matthewpaul

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Re: Grow Light System
« Reply #24 on: March 17, 2010, 10:21:41 PM »
Should the lights be left on all day & night or just during the day?

Offline Geoff

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Re: Grow Light System
« Reply #25 on: March 17, 2010, 11:42:57 PM »
Depends on who you ask! 

Some people say the plant needs to "rest" while the lights are off.  I leave mine on 24 hours a day, and I have excellent results.  I guess the best answer would be to try it both ways and see what works best for you.  If you're going to give your plants a dark period, set them on a timer for 18 hours of light and 6 hours of dark. 

Offline fritz_monroe

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Re: Grow Light System
« Reply #26 on: March 18, 2010, 09:51:46 AM »
Depends on who you ask! 

Some people say the plant needs to "rest" while the lights are off.  I leave mine on 24 hours a day, and I have excellent results.  I guess the best answer would be to try it both ways and see what works best for you.  If you're going to give your plants a dark period, set them on a timer for 18 hours of light and 6 hours of dark. 

Funny how "depends on who you ask" is the answer to most questions. ;)

I'm one that turns the light off.  I use a timer and turn them on for 17 hours and off for 7.  That time came from a post I saw online somewhere.  My seedlings seem to be doing really well.

Offline T Kehl

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Re: Grow Light System
« Reply #27 on: April 11, 2010, 09:31:43 PM »
I just built a box similar to Jack's and kept all receipts in case anyone was curious as I saw some comments about this further up the thread.

Big Box Mart
(3) undercabinet lights 7.96 ea; $23.88
(1) under bed storage box; $8.50
(1) extension cord with three outlets (eliminates power strip); $2.43

Lowe's
(4) 2' (1/4-20) threaded rod; $1.47 ea; $5.88

Westlakes/Ace
(8) 2" fender washers; $.39 ea; $3.12
(4) 1/4-20 wing nuts; $.29 ea; $1.16
(1) box of 1/4-20 nuts (it was just a bit more than the individuals); $2.49
(1) bag of cable ties; 8"; $3.99

$51.45 total ($55.36 with local tax)

Could have done it cheaper if I priced shopped or bought used, but I wanted it done as I had procrastinated. 

I think the cable ties simplify the build and by tying to the light fixtures in multiple places also serves to stiffen the lid.

Thanks to Jack for the great idea!!!



Offline Stein

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Re: Grow Light System
« Reply #28 on: April 11, 2010, 09:57:08 PM »
I have a thread on down on page 2 of this forum about my seed starting set up.  Here's the link to that thread.

http://thesurvivalpodcast.com/forum/index.php?topic=13082.0

Here's a shot of my setup.  So far I'm very happy with it.


Mine looks remarkably similar to that one but just one level.  The thing I have discovered after a couple years is that most people drastically overestimate how much light the plants are getting.  From my experience, if you want to grow (not just sprout to 2-3"), you need four 40W tubes just about touching the plants.  I first tried two tubes 6" above and nothing really happened.  My room has no natural sunlight, so if you can use the real thing you will need less lights of course.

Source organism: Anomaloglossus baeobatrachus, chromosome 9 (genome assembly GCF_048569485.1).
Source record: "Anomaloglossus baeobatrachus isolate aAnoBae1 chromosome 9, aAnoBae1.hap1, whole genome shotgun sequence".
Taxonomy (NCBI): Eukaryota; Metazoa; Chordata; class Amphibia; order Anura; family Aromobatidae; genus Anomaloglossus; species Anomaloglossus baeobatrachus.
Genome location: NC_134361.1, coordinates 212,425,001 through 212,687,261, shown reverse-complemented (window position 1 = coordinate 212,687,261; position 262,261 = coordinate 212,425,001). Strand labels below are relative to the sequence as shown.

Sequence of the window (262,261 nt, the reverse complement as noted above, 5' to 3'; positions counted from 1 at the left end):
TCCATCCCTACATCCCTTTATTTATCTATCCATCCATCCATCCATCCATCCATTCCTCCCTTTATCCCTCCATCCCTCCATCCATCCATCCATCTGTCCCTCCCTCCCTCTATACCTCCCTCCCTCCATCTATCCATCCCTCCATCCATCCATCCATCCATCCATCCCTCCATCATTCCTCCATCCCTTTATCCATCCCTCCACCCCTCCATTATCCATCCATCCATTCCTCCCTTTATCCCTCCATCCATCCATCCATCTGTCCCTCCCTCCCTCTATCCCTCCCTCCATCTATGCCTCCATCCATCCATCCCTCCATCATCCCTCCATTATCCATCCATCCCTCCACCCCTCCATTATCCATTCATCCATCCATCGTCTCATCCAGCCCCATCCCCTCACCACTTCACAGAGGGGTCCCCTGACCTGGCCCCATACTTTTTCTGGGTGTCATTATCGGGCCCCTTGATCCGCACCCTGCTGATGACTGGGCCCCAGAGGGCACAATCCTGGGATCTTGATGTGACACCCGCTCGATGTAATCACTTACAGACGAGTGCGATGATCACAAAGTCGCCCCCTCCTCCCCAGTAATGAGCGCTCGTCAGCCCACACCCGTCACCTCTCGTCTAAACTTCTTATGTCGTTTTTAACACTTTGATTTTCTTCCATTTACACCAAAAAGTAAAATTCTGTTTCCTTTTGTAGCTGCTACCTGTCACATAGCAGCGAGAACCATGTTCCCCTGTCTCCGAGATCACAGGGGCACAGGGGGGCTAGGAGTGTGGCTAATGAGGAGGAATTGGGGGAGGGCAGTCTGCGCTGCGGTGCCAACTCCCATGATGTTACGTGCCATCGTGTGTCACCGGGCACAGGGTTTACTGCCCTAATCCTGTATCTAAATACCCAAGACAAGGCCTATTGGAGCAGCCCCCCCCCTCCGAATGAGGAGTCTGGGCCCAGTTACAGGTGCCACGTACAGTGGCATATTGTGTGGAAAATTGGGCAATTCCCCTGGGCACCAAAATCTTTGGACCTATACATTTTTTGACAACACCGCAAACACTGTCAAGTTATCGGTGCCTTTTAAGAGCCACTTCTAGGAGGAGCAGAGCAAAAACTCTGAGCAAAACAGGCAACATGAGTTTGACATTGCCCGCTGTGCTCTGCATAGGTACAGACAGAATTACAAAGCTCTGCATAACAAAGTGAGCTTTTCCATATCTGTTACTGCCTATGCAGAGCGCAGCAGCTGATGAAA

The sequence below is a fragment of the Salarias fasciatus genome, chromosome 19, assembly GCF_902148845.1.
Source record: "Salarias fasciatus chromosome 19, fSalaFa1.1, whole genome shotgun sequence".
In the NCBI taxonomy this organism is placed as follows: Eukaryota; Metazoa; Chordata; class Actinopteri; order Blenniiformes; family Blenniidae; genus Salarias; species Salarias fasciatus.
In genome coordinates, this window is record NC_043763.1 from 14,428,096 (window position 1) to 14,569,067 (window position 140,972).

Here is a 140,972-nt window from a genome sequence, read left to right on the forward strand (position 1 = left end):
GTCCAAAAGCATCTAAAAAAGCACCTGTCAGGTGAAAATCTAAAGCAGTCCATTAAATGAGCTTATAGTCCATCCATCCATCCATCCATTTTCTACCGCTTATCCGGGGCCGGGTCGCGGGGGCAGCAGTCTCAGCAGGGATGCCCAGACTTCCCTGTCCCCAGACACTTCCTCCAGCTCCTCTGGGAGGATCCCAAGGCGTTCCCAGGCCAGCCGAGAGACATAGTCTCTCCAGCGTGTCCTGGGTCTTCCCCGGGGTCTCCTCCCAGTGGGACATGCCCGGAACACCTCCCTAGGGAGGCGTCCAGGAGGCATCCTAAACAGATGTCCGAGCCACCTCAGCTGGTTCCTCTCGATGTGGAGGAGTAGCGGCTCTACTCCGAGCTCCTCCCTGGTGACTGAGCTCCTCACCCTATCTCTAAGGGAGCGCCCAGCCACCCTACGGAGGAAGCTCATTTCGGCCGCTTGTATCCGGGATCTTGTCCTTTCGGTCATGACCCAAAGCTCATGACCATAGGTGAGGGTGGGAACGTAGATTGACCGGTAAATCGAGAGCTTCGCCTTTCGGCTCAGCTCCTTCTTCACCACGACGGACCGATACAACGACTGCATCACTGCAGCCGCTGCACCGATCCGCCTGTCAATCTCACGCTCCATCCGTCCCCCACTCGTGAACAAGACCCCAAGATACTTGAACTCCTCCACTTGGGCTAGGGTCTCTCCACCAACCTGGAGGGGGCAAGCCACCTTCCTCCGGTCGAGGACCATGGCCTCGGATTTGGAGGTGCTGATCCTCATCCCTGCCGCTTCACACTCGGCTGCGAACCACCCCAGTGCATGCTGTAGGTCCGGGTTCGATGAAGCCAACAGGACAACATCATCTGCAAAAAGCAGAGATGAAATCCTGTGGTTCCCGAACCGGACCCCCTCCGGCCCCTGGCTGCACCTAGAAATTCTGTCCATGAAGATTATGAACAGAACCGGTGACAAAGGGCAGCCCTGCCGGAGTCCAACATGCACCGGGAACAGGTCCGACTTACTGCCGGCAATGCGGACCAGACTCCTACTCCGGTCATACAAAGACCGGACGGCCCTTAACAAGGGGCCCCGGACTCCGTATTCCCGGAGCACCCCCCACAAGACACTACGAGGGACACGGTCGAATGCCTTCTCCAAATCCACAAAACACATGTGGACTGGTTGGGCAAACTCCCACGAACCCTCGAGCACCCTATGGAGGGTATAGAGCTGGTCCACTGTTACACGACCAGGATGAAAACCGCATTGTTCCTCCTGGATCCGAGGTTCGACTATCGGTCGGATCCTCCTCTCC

Next year I might try to add another fixture and bump it up to 240 W.

Go outside on a bright day and look directly at the sun.  Then, go look directly at the fluorescent bulb and it will become obvious that they aren't in the same ballpark.

Another tip is to keep the lights as close to the plants as possible.  The light drops off at the square of the distance, so a plant 1" away is getting double the energy as a plant 2" away.  A plant a foot away is pretty much getting nothing.

They aren't hard to build, or costly.  I bought two 4" fixtures at Lowes for about $9 each.  They had a pile of the cheapo GE plant tubes which are about $7 at Lowes or Walmart.  I had four left from last year so I only needed to buy the fixtures and about $8 in PVC parts.

Offline Folinator1

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Re: Grow Light System
« Reply #29 on: April 14, 2010, 03:06:06 PM »
Great posts and ideas all!

On a side note, I just bought and started using Hydrofarm's Plant Light and Heating Pad for starting some seeds in my garage. How often should the seeds be watered? Should the Heating Pad be left on all the time or turned on/off with the Plant Light?

Last year I bought a Indoor Tomato Seed Starter Kit from Lowe's that had a plastic tray for the seeds and a clear plastic covering that wasn't vented. I poked a few holes in the plastic top so that the seeds could breathe, kept it outdoors in the full sun and watered it weekly but nothing grew and when I dug the seeds up they seemed to have rotted. Not sure exactly what went wrong and should have taken it back to get a refund but wasn't sure if my watering practices were to blame or if I just had a bunch of "bad seeds" (no pun intended...).

Thanks.